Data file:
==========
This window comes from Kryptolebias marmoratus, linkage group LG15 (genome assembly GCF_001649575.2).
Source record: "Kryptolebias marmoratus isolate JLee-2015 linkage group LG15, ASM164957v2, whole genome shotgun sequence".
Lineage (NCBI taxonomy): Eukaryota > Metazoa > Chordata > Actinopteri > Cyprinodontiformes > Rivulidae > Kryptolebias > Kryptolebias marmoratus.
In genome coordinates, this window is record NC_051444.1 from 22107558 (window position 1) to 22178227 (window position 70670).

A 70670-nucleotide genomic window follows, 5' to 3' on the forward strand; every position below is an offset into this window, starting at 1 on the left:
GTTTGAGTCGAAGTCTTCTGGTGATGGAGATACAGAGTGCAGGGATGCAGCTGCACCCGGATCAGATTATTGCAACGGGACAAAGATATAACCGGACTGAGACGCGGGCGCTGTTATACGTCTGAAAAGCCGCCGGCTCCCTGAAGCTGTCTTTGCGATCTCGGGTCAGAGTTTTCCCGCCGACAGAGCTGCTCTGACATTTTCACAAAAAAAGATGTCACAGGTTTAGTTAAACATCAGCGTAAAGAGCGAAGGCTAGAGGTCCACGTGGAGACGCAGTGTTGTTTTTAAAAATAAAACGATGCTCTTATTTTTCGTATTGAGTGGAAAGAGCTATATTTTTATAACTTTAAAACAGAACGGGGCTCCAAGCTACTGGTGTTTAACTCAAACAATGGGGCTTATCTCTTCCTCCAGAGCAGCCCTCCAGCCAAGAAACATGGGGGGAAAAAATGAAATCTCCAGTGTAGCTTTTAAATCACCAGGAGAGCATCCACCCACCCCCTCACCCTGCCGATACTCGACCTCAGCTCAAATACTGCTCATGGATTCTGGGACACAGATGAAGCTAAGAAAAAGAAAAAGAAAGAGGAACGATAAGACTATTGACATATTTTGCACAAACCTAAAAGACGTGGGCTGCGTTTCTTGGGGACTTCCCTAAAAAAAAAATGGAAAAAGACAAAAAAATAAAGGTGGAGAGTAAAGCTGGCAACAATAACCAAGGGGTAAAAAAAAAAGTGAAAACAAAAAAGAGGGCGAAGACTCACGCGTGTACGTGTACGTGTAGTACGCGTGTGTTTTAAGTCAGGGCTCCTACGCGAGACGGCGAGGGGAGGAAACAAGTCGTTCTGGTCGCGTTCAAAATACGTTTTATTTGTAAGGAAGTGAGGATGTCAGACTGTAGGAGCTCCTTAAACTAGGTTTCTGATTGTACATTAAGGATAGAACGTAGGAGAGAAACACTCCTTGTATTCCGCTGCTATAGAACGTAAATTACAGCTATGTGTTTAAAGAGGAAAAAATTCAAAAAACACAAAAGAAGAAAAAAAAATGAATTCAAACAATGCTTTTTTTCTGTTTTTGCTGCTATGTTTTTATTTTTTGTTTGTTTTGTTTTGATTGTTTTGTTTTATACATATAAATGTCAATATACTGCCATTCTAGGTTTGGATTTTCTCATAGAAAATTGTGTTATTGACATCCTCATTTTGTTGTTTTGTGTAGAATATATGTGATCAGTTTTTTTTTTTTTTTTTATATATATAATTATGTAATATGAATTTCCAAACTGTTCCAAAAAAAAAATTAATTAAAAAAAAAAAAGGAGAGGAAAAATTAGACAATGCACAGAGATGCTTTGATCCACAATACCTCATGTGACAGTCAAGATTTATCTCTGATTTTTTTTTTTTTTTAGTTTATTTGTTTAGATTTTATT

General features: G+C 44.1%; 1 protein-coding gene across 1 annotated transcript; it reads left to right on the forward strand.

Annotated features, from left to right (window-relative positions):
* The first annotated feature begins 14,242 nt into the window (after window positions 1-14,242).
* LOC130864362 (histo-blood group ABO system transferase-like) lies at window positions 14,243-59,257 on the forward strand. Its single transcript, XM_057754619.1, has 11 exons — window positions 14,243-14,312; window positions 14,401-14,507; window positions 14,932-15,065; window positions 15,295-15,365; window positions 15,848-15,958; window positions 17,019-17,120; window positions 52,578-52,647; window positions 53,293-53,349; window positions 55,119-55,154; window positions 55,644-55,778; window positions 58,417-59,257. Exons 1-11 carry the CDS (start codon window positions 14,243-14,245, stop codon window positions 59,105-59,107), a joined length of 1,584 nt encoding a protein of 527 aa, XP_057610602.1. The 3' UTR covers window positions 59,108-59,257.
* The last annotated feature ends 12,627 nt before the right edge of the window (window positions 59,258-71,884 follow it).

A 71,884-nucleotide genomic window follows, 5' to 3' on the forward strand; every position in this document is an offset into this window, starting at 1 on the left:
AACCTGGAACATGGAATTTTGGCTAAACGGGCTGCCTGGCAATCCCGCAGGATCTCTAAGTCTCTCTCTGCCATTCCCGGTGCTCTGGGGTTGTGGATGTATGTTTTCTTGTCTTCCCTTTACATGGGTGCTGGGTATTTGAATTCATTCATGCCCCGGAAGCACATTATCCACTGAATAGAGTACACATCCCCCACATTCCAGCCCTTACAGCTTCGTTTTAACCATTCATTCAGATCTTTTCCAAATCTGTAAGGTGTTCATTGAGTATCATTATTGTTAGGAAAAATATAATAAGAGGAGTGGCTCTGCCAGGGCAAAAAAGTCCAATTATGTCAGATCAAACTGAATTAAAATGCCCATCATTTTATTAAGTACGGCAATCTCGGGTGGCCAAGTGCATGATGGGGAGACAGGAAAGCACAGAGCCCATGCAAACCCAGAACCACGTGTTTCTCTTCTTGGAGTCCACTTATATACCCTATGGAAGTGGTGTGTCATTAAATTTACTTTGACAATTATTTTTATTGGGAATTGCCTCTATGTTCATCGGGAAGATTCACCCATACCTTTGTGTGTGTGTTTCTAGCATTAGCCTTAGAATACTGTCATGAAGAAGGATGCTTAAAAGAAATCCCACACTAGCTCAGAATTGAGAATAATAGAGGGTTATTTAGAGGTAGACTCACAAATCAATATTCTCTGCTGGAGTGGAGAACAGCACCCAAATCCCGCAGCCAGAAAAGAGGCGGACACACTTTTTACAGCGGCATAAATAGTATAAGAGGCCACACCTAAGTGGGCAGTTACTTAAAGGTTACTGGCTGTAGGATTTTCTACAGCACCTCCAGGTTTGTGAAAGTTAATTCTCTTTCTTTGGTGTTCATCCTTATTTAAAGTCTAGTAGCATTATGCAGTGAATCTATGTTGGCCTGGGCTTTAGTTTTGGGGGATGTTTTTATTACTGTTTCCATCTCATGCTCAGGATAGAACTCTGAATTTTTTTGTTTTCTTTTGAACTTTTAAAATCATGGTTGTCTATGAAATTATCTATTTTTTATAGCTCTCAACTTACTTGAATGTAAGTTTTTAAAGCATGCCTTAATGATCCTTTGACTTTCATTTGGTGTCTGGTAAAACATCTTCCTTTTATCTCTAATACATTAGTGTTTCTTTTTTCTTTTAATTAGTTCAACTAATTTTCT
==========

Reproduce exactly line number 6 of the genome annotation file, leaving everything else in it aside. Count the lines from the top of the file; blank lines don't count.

GTTTGAGTCGAAGTCTTCTGGTGATGGAGATACAGAGTGCAGGGATGCAGCTGCACCCGGATCAGATTATTGCAACGGGACAAAGATATAACCGGACTGAGACGCGGGCGCTGTTATACGTCTGAAAAGCCGCCGGCTCCCTGAAGCTGTCTTTGCGATCTCGGGTCAGAGTTTTCCCGCCGACAGAGCTGCTCTGACATTTTCACAAAAAAAGATGTCACAGGTTTAGTTAAACATCAGCGTAAAGAGCGAAGGCTAGAGGTCCACGTGGAGACGCAGTGTTGTTTTTAAAAATAAAACGATGCTCTTATTTTTCGTATTGAGTGGAAAGAGCTATATTTTTATAACTTTAAAACAGAACGGGGCTCCAAGCTACTGGTGTTTAACTCAAACAATGGGGCTTATCTCTTCCTCCAGAGCAGCCCTCCAGCCAAGAAACATGGGGGGAAAAAATGAAATCTCCAGTGTAGCTTTTAAATCACCAGGAGAGCATCCACCCACCCCCTCACCCTGCCGATACTCGACCTCAGCTCAAATACTGCTCATGGATTCTGGGACACAGATGAAGCTAAGAAAAAGAAAAAGAAAGAGGAACGATAAGACTATTGACATATTTTGCACAAACCTAAAAGACGTGGGCTGCGTTTCTTGGGGACTTCCCTAAAAAAAAAATGGAAAAAGACAAAAAAATAAAGGTGGAGAGTAAAGCTGGCAACAATAACCAAGGGGTAAAAAAAAAAGTGAAAACAAAAAAGAGGGCGAAGACTCACGCGTGTACGTGTACGTGTAGTACGCGTGTGTTTTAAGTCAGGGCTCCTACGCGAGACGGCGAGGGGAGGAAACAAGTCGTTCTGGTCGCGTTCAAAATACGTTTTATTTGTAAGGAAGTGAGGATGTCAGACTGTAGGAGCTCCTTAAACTAGGTTTCTGATTGTACATTAAGGATAGAACGTAGGAGAGAAACACTCCTTGTATTCCGCTGCTATAGAACGTAAATTACAGCTATGTGTTTAAAGAGGAAAAAATTCAAAAAACACAAAAGAAGAAAAAAAAATGAATTCAAACAATGCTTTTTTTCTGTTTTTGCTGCTATGTTTTTATTTTTTGTTTGTTTTGTTTTGATTGTTTTGTTTTATACATATAAATGTCAATATACTGCCATTCTAGGTTTGGATTTTCTCATAGAAAATTGTGTTATTGACATCCTCATTTTGTTGTTTTGTGTAGAATATATGTGATCAGTTTTTTTTTTTTTTTTTATATATATAATTATGTAATATGAATTTCCAAACTGTTCCAAAAAAAAAATTAATTAAAAAAAAAAAAGGAGAGGAAAAATTAGACAATGCACAGAGATGCTTTGATCCACAATACCTCATGTGACAGTCAAGATTTATCTCTGATTTTTTTTTTTTTTTAGTTTATTTGTTTAGATTTTATT